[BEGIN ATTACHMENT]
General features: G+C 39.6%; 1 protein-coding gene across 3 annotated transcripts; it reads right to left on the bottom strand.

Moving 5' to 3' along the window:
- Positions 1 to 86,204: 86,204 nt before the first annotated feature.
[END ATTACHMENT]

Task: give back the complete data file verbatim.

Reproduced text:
General features: G+C 39.6%; 1 protein-coding gene across 3 annotated transcripts; it reads right to left on the bottom strand.

Moving 5' to 3' along the window:
- Positions 1 to 86,204: 86,204 nt before the first annotated feature.